Latest News

‘Exposed to toxic smoke and ash’: Proposed law would increase workplace protections amid wildfires

By Kim Bojorquez for The Sac Bee

Multiple wildfires, toxic smoke and a global pandemic haven’t prevented Marco Siorda, a 29-year-old farmworker, from working in the fields of Imperial County.

Despite being part of a critical workforce that puts food on the table for many Californians, Siorda said his employer doesn’t offer masks to protect him from inhaling toxic wildfire smoke. Instead, he said, he must bring a mask from home to prevent putting his health at risk.

Small Towns Grow Desperate for Water in California

By Thomas Fuller for The New York Times

Mendocino’s water shortage is an extreme example of what some far-flung towns in California are experiencing as the state slips deeper into its second year of drought. Scores of century-old, hand-dug wells in the town have run dry, forcing residents, inns and restaurants to fill storage tanks with water trucked from faraway towns at the cost of anywhere from 20 to 45 cents a gallon. Utilities in California, by contrast, typically charge their customers less than a penny per gallon of tap water.

Experts share how to adapt and even thrive with wildfires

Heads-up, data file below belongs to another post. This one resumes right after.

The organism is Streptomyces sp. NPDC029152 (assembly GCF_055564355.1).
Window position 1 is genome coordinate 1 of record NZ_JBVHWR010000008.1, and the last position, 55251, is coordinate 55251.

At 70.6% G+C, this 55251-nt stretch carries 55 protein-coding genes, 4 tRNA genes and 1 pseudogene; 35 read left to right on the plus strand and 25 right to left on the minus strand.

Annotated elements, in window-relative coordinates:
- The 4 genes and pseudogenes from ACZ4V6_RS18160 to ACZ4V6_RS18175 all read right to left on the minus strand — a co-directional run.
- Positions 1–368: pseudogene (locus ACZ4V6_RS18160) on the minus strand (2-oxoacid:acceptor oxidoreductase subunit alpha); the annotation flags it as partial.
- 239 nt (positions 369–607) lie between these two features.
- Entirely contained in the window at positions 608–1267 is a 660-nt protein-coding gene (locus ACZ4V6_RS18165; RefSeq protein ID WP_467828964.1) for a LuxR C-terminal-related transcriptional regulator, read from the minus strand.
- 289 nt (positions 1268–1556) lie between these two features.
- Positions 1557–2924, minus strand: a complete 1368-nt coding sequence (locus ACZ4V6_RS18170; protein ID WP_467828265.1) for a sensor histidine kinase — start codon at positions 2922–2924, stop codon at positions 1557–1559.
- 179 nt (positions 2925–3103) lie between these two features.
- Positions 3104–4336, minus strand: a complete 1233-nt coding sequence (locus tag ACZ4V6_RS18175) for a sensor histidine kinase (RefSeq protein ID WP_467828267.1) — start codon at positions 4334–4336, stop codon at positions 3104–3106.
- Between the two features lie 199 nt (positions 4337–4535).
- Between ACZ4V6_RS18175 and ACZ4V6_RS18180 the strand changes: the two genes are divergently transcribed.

By Ashley Han

Unchecked wildfires are a serious threat to our region and health. UC Davis experts are raising the bar for well-being by pursuing solutions that nourish communities and give people equitable access to the resources they need to thrive here in California and beyond. 

Drought Saps California Reservoirs as Dry Summer Looms

Author: ADAM BEAM

OROVILLE, Calif. (AP) — Each year Lake Oroville helps water a quarter of the nation’s crops, sustain endangered salmon beneath its massive earthen dam and anchor the tourism economy of a Northern California county that must rebuild seemingly every year after unrelenting wildfires.

But the mighty lake — a linchpin in a system of aqueducts and reservoirs in the arid U.S. West that makes California possible — is shrinking with surprising speed amid a severe drought, with state officials predicting it will reach a record low later this summer.

The Muir Institute Welcomes 2021 Graduate Student Scholars

The John Muir Institute of the Environment is pleased to announce the recipients of the 2021 Muir Institute Scholars Program.  This is the third year of this competitive program which recognizes UC Davis graduate students doing outstanding policy relevant research in one of the core Muir Institute initiatives which include: One Climate, Big Environmental Data, Wild Energy, and World Water Initiative. Each student will be awarded $5000.00 for research, travel, and publication expenses. This year’s winners are: